Some have told me, in their cynical, glass-half-empty way, that the Theology program must not be too full and they are looking for students to fill their classrooms and their coffers. But I make it a habit not to listen to cynics. One of the people at home group on Wednesday night was talking about times in your life when the door of opportunity swings open before you, a chance that does not come your way often, a time in your life when rapid growth and change and the favour of God and men rests on you in a special way. And it is those times when you fling yourself through the doorway with force. You go ahead full speed, you seize the day and the hour and the minute, you ride this grace for however long it lasts, and you put your back and your legs and your heart into it so that you can cover as much ground as possible. He called this "doubling down," a blackjack strategy used when you come into a situation where you have been dealt extraordinarily good cards. You double your bet because you want to get everything out of this incredible opportunity.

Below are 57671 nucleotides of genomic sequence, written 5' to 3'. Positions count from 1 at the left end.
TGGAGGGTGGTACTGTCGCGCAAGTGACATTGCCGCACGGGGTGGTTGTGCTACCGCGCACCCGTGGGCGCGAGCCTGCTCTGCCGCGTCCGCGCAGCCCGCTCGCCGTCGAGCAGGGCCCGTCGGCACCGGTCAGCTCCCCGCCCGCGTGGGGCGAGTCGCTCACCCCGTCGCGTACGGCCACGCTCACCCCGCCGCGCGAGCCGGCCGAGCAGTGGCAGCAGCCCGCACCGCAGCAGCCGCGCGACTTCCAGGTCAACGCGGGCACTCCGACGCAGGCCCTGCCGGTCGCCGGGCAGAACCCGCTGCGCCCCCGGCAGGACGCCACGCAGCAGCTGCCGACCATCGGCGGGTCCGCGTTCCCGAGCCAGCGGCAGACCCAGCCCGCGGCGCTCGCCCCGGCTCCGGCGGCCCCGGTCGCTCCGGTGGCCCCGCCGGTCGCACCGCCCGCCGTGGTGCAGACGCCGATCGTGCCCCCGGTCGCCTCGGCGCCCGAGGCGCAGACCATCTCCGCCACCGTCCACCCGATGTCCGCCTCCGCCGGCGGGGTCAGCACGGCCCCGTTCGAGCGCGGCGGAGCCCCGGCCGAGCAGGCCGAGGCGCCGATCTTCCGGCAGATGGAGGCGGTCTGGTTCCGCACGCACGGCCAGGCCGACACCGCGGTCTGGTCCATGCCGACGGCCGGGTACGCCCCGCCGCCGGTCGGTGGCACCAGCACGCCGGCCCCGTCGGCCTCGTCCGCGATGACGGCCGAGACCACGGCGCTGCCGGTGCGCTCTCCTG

And this is my time. I am sprinting forward. There are risks: I still don't know how much this will cost and how exactly we will pay for this, nor how long this degree will take me or if I will even do well in these preliminary courses or have any new options available to me after this is all over. But I must go. I must double down. I would be crazy not to.

This is the view from the top of the hill overlooking Lake Oaureau, which we came upon on Sunday afternoon at the church retreat after a one hour uphill climb. Totally worth it.